Monday, August 6, 2012

Where Were You When the Rover Landed on Mars?

And what were you wearing?

Was wearing a lovely polka dotted one piece bathing suit (at 11 pm) and was sitting outside on my patio, watching it on my laptop. 

I think today may have been the hottest day of the year. Possibly not. But it felt like it. 

What did you do today?
Wait. Don't tell me. I can't bear to hear happy reports of people doing fun things with their families. That is the only thing I get jealous over. I'm not envious of houses, vacations, jewellery, cars, clothes, hair... (wait, that's not true. I covet natural curly hair. And skin. I adore pock-mark-free skin. How did some people get through puberty with no acne?) 

Anyway - it's a hot Sunday. In the middle of the summer. And, here in BC, this is a long weekend. I spent the morning with my dad, who was doing fabulously. When I got to his room, he was hanging on to the remote device that controls the overhead crane. He wasn't letting go. Up and down. Back and forth. He was the man operating that machinery. 

Belinda, his care aide, was glad when I arrived, "Maybe you can get him to let go of the control? We've tried all morning, but he is very strong. He won't let us take it from him."

Laura, the nurse on shift, mentioned that in addition to operating the crane all morning, he had managed to take the back off his chair, while seatbelted in it. She'd never seen anyone do that before. "We have to get him busy with some projects," she suggested. 

Anyway, he was happy to see me. And happy to cruise through the building with me. And happy to see me go :) When my mom is there, he mostly only has eyes for her. 

I got home at 2, and felt sorry for myself. 
(Yes, I'm still PMSing, so my emotions are heightened.)

I really wanted to be sitting in a body of water, on my lawnchair, enjoying the breeze, the sunshine and maybe a good book, with my kids close by. 

I wasn't getting any of that, so I improvised. 

Do you have the Tupperware Cake Taker?

I do. 
I turned the big plastic lid upside down and filled it with water. 
Then I filled a hand sprayer with cold water,

Brought my fan outside and plugged it into the outlet at the back of my house,

set myself down onto my plastic Canadian Tire Adirondack chair

and pretended I was at the lake. I put my feet in the cake taker, sprayed my face/body every few minutes with the spritzer, like an ocean wave might, and sighed everytime the fan oscillated in my direction.

My reading glasses/sunglasses are in my Escape which is still in the shop, so I wore BOTH my reading glasses and my regular sunglasses while reading these books:

 which I was happy to finish because it was unexpectedly the memoir of a 50-something-year-old's wife's experiences when her 75 year old husband experienced a massive stroke. And seriously? It was all hitting a little too close to home. 

She talks of sundowning, of choking, of swallowing challenges, of lack of mobility ... well, actually she was totally describing my dad. 

And my mom can identify with her statement: "I began noticing with surprise how caregiving can reduce one to a role rather than a relationship."

"Coming to terms with being responsible for someone else's life, having to live with such decisions, took a long while, and I didn't like the struggle. At times it felt like I might be breaking down...."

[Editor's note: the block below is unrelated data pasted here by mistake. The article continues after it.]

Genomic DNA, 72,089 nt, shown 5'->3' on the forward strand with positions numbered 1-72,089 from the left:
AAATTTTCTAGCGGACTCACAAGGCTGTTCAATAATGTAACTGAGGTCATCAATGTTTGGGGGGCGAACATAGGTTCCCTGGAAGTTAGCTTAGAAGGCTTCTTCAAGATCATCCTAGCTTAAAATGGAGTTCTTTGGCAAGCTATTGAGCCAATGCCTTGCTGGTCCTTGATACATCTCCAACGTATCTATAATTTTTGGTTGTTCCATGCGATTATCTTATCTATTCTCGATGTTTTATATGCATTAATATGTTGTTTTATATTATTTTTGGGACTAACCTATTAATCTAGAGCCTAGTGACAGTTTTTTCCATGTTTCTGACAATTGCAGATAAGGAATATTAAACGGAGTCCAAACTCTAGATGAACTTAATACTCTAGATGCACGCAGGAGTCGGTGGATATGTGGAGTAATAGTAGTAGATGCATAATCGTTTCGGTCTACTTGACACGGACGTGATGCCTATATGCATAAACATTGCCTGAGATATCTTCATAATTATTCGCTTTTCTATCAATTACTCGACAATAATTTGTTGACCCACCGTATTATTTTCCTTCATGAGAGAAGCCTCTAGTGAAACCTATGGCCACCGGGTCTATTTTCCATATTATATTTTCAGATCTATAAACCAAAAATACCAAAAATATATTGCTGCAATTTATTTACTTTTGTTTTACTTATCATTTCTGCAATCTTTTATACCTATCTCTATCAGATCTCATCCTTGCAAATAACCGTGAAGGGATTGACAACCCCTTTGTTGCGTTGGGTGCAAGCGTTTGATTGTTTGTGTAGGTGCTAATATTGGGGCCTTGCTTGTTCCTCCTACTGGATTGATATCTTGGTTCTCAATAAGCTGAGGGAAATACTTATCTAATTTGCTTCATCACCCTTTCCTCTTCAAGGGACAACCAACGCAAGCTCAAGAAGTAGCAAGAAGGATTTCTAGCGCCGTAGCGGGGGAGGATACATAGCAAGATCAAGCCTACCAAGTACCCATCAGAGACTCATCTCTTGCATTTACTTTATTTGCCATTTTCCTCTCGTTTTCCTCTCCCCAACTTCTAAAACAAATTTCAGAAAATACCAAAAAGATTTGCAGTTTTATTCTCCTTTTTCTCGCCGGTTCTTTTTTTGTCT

"A caregiver is changed by the culture of the illness...."

"I am in a phase of life with responsibilities I could not have imagined during my boy-crazy hight school days. Be fully awake for it, I tell myself, pay attention to all of its feelings and sensations, because this is simply another facet of being alive, of life on earth ... and then there will be another era when Paul will be gone and you won't have the responsibilities and worries."

"I will look back on these days as some of the happiest of my life, despite all the worries, frights and impediments, because I've loved heartily and felt equally loved in return."


So I finished that book and wanting desperately to read something light and sunshine worthy, I started (and finished) The Monk Downstairs:

which fit the bill perfectly. 
He was a former monk, escaping the order where he lived/prayed for twenty years (making him 43) and she was his landlord, a 38 year old divorced woman with a cute daughter. 

Yes, it ends exactly like a romantic comedy should EXCEPT the crisis that inevitably must happen at the 2/3 mark? "The" incident that moves the plot along? WAS HER MOM HAVING A MASSIVE STROKE.

So yes, my day has had a theme. 
1. Visiting my dad who's had a massive stroke.
2. Reading a memoir written by a woman my age, who's husband (is my dad's age) had a massive stroke.
3. Reading a novel where the heroine's mom has a massive stroke. 

Is this another example of a holy echo? 
Or coincidence?


The rover landed on Mars tonight. 
Kinda exciting. I love technology.

Two of the guys in the control room, have twitter accounts: 


Three FIVE things I'm thankful for:

1. I still have a stack of good (I hope) books to read. 
2. My dad has had 2.25 good days in a row.
3. I now have TWO fans in my bedroom pointed directly at my bed.
4. I'm thankful for days when I start out sad and end up not sad.
5. My backyard is sunny and PRIVATE. No one saw me in my bathing suit. Reading a book. With my feet in a cake taker. 



Philippians 4:13
I can do all things through Christ who strengthens me.

Philippians 4:13
I can do all things through Christ who strengthens me.

Philippians 4:13
I can do all things through Christ who strengthens me.

Philippians 4:13
I can do all things through Christ who strengthens me.

Philippians 4:13
I can do all things through Christ who strengthens me.

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